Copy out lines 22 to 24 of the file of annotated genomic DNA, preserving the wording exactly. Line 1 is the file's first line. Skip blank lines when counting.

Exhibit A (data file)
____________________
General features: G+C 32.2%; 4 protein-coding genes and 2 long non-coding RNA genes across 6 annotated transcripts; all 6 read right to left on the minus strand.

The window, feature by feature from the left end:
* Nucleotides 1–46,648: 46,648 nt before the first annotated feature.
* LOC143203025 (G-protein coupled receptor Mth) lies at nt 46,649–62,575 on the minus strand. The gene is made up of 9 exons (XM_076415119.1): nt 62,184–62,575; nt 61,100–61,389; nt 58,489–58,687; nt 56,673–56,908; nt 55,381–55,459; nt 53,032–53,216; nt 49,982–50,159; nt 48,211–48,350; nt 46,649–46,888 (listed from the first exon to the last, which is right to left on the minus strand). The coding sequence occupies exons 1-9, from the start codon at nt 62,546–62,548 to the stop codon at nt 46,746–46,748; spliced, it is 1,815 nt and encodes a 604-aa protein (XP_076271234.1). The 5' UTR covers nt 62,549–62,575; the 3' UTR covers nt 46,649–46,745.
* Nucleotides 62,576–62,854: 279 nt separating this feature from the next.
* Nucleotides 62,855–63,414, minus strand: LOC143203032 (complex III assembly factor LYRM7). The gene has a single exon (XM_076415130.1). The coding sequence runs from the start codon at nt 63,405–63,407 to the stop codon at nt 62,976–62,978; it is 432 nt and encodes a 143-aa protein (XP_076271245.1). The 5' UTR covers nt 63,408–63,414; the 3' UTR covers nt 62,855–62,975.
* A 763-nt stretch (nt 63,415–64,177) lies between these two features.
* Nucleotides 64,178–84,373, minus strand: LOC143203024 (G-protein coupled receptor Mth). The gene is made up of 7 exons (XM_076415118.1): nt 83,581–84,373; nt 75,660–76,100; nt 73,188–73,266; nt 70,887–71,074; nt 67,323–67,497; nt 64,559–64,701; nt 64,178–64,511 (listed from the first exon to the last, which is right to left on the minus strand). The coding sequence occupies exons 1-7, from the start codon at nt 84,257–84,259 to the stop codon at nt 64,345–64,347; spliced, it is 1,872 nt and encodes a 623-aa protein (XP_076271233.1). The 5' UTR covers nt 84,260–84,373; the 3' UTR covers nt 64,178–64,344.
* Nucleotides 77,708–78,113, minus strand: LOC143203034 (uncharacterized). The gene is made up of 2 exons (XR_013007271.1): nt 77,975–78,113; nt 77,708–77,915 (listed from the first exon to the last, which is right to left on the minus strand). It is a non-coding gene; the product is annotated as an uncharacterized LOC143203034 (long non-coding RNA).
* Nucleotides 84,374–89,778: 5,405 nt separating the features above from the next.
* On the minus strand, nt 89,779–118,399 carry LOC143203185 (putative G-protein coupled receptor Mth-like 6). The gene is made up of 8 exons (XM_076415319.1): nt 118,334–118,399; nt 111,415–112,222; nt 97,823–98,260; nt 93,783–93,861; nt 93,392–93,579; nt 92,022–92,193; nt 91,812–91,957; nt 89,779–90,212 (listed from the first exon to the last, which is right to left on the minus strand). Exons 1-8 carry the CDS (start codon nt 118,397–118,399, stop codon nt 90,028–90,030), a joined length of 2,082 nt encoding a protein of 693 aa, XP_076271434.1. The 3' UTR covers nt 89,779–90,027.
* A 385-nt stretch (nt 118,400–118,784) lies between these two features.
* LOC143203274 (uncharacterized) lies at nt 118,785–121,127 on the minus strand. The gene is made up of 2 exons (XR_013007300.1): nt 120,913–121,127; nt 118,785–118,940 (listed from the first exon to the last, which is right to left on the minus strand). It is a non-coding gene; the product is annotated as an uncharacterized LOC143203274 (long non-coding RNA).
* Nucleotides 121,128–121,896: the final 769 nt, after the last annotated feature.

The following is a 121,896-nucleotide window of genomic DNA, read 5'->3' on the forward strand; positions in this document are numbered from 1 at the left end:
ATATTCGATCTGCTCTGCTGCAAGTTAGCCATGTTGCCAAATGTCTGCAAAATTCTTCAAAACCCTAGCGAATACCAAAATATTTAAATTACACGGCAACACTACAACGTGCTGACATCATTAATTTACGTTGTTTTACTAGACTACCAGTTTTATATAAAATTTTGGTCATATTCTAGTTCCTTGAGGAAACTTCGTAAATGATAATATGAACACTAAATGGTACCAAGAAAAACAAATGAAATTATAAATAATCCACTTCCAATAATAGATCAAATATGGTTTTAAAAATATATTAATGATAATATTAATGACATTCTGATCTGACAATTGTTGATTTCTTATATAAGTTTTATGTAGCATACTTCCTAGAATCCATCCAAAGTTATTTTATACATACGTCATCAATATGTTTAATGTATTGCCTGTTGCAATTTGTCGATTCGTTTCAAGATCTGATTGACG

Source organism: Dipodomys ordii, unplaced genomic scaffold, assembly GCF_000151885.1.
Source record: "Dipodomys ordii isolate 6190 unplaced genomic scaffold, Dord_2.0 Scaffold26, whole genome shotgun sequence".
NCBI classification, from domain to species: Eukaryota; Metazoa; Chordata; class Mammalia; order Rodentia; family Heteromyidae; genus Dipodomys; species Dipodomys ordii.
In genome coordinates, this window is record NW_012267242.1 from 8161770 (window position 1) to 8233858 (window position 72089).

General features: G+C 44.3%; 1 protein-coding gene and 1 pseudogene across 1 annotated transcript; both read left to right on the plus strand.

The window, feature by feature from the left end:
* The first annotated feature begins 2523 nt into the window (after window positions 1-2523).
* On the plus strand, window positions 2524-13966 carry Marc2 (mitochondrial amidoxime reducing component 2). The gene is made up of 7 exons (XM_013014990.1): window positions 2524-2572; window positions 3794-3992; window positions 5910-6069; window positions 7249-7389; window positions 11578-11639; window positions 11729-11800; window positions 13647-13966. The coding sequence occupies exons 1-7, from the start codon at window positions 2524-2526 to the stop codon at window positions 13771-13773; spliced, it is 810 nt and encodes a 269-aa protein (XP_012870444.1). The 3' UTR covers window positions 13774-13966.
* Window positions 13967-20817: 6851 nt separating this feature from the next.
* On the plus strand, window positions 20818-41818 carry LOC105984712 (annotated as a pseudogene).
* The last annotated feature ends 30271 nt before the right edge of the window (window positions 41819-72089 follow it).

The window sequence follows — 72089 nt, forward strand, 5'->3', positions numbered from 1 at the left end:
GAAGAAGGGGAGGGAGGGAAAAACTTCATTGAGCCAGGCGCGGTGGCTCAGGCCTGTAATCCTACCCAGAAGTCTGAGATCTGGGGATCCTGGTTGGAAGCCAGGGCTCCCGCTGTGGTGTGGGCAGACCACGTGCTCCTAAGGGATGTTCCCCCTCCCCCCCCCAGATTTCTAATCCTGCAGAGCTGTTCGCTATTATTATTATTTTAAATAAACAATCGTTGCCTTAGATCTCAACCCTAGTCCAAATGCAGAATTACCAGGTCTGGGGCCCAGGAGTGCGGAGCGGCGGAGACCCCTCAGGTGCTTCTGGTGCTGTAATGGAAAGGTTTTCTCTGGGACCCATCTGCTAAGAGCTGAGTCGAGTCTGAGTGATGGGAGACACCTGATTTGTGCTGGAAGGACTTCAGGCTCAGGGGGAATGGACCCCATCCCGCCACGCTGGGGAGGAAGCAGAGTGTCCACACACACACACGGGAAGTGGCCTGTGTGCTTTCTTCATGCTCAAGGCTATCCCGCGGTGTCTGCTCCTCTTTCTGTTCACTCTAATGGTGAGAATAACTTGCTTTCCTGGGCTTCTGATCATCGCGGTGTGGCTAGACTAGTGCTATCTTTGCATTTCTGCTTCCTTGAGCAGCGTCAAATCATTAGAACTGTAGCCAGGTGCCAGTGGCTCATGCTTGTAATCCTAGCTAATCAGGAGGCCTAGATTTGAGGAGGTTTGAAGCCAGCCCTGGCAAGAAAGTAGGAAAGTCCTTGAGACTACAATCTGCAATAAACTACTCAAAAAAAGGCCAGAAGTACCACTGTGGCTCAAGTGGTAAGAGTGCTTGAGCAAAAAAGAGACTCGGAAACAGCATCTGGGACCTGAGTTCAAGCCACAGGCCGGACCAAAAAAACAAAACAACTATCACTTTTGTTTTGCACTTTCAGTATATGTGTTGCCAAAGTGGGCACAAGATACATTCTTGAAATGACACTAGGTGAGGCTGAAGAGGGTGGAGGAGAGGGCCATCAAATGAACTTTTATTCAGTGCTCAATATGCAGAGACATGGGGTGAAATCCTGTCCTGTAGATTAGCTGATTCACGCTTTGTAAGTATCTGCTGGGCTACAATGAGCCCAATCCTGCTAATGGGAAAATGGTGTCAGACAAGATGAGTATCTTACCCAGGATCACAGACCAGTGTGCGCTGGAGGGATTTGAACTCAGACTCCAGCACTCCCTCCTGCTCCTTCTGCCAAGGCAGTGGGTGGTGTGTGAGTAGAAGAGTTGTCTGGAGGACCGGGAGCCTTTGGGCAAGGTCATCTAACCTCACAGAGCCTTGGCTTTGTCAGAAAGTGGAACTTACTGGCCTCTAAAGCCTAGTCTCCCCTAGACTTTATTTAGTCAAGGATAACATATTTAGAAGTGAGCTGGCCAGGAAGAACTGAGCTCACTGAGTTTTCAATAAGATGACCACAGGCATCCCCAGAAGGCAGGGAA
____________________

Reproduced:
The window, feature by feature from the left end:
* The first annotated feature begins 2523 nt into the window (after window positions 1-2523).
* On the plus strand, window positions 2524-13966 carry Marc2 (mitochondrial amidoxime reducing component 2). The gene is made up of 7 exons (XM_013014990.1): window positions 2524-2572; window positions 3794-3992; window positions 5910-6069; window positions 7249-7389; window positions 11578-11639; window positions 11729-11800; window positions 13647-13966. The coding sequence occupies exons 1-7, from the start codon at window positions 2524-2526 to the stop codon at window positions 13771-13773; spliced, it is 810 nt and encodes a 269-aa protein (XP_012870444.1). The 3' UTR covers window positions 13774-13966.